Some tools that we could use are things like the op tools op you tills a swells, the engineers tool set
We've got held up in new Marais Shin or the lightweight directory access protocol. So this is just an Internet protocol that's used for accessing distributed directory services so the directory service may provide, like, unorganized set of records. It's usually hierarchal and in some kind of logical structure. So an example that would be like a corporate email directory.
So what happens is the client system starts the LDF session. Um, it connects to that directory system agent or D s A over TCP port 389 and then it sends that operation request to the D S. A.
The information is then transmitted between the client and the server using what's called the ER or basic encoding rules. So what is the attacker do here? Actually, Well, basically, the attacker inquiries L DAP service on the goal here is to try to get information around things like user names,
addresses, department detail, information, Um, S o do they have an accounting department sales team? Whatever.
What's the actual naming convention? And then they use that information to further the actual attack and achieve their objective.
Next, we have network time protocol. So that's the enumeration for network time protocol. This is network time protocol. If you know, if you don't know what it is, it's basically designed to synchronize the clocks of network computers. So that way, everything's work. Everything is essentially working on the same schedule for lack of better words.
So NTP uses UDP Port 1 23 as its method of communication
and Attackers will query NTP servers to get information Things like the list of host that are connected to that network Time protocol server could be information around the client I P addresses uh, could be information around the system names for those clients, as well as operating systems and use as well as, uh,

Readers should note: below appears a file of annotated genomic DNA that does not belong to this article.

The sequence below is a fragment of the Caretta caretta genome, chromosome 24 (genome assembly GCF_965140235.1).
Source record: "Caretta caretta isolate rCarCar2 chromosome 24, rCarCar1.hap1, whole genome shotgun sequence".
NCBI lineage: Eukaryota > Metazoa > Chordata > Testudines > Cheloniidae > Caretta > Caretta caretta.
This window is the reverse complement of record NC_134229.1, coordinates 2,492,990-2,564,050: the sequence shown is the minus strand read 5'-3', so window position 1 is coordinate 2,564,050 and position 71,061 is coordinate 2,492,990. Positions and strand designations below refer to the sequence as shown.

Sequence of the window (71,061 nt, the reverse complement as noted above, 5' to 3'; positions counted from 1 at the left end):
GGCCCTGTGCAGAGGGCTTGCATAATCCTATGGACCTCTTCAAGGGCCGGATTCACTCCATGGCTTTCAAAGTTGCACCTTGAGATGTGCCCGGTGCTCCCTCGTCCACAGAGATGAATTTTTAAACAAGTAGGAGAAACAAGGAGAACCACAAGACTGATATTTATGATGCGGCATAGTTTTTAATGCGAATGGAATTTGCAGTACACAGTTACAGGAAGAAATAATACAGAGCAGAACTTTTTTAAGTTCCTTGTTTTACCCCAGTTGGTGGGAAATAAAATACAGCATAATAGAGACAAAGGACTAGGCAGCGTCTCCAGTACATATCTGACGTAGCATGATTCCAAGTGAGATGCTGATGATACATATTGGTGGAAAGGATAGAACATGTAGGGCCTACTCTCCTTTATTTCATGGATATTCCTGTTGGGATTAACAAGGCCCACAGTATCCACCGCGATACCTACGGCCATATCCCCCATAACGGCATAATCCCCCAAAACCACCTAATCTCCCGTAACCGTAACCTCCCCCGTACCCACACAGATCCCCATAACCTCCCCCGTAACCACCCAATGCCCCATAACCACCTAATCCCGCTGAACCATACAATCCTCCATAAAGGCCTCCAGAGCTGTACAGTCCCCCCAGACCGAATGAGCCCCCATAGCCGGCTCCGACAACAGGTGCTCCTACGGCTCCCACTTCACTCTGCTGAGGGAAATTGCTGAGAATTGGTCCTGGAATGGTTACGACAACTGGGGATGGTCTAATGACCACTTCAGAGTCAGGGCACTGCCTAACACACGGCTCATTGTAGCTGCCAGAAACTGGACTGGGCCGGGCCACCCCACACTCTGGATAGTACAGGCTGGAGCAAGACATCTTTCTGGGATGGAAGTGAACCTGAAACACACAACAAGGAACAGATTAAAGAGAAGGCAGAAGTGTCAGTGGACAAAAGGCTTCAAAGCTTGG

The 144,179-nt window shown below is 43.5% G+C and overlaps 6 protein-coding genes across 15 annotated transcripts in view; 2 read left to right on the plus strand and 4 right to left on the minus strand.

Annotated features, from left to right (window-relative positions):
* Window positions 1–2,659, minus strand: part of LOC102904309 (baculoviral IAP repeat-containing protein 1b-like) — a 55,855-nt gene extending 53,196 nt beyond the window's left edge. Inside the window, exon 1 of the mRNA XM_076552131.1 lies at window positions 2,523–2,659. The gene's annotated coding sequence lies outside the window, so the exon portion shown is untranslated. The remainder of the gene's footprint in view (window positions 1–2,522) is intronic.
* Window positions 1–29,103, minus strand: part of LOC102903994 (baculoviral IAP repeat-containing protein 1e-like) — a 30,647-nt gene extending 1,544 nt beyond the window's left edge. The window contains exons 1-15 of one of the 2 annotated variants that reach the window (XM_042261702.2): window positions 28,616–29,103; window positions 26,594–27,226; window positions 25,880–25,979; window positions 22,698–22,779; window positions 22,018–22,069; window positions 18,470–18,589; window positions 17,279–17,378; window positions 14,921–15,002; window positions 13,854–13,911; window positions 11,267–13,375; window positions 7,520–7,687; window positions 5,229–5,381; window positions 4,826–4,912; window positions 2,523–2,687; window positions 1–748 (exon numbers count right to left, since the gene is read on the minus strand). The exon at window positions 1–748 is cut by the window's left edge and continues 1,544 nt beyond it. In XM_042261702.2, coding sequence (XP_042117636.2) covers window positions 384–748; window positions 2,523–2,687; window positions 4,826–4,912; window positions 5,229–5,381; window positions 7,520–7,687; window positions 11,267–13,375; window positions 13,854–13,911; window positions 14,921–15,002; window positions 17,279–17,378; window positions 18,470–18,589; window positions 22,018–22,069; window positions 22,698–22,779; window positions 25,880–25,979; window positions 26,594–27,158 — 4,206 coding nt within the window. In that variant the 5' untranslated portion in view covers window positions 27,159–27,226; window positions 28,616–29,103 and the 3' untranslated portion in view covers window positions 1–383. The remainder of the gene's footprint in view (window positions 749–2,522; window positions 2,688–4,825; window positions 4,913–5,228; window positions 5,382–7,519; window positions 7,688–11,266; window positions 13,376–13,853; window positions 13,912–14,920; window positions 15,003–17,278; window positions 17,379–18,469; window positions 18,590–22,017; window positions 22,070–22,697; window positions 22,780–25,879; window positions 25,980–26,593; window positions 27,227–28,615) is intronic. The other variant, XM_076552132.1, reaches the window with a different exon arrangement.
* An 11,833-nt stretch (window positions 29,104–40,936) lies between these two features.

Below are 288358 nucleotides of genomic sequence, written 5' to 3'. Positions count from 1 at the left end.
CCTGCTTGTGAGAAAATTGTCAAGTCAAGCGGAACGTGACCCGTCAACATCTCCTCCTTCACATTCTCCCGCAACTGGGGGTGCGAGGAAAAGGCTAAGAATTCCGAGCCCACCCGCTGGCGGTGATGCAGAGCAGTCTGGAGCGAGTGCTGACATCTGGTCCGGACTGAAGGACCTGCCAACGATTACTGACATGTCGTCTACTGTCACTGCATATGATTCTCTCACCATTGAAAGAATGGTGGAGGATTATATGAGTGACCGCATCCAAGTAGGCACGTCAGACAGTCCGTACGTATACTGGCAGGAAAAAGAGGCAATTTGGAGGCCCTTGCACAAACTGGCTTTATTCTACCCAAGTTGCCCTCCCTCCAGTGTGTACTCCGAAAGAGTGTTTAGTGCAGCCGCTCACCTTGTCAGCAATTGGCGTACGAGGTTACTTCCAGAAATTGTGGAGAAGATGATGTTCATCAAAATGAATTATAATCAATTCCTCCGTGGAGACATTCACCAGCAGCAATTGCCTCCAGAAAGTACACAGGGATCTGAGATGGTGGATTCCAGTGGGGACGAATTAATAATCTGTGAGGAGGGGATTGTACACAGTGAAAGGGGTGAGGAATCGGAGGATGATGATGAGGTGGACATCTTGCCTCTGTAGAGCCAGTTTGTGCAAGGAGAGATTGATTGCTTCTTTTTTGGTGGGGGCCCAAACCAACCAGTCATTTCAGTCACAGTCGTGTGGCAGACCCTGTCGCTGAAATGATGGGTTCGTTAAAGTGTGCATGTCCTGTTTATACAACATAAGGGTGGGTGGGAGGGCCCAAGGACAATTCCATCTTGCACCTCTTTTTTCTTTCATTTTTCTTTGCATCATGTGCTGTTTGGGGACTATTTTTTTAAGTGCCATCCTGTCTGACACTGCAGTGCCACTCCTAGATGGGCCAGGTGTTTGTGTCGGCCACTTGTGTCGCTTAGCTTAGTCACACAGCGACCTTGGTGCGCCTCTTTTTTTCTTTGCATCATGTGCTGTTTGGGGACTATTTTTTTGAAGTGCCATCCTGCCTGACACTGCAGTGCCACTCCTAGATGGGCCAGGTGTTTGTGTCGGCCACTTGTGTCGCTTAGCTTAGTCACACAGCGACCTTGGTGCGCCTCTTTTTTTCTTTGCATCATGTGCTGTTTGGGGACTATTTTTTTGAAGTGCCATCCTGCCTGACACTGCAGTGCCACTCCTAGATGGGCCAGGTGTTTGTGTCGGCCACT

they could potentially gather information around internal I P addresses
If that NTP server is sitting in the DMZ
and the attacker can use commands like NTP trace, which basically traces a chain of NTP servers back to the primary source. Uh, NTP Q. Which monitors anti P Damon operations and then determines performance, and NTP D. C, which monitors operation of the NTP Damon.
And then we have SMTP enumeration or simple mail transfer protocol enumeration thing that focus on here for the ch exam are gonna be three. These three commands right here the verify E S P n and the receipt to so verify. Basically, this validates the users right? Verify who this person or or device actually is.
ESPN tells the actual delivery addresses of the aliases and mailing lists, and then the receipt to, uh, defines the recipients. Right. Who's the actual recipient of this message or who should be the recipient of this message?
So an example of an attacker actually using this they could, um, telnet into the i p address of the host device and then they could run like the Verify Command on and say, you know, verify Bobby, right? And then it verifies that Bobby is a user. Tells you that there that Bobby is a super user, for example,
and gives you Bobby's email address.
Right? So you get some information around Bobby because you did that query.
So just a quick quiz question here for you. Chris is a pen tester looking to enumerate l dap. So which port should he target if he's looking to enumerate L dap? Is that port 123
All right, so the answer is port 389
So in this video, we just talked a little bit about what enumeration actually is again. It's just another aspect of the attacker gathering information about our target. So things like maybe user group information, user name information, Azaz, well, as information around what operating system or application versions are in use,
we also talked about some of the techniques we could do for the Attackers Might do for enumeration as well. Some of the services that we should in new Marie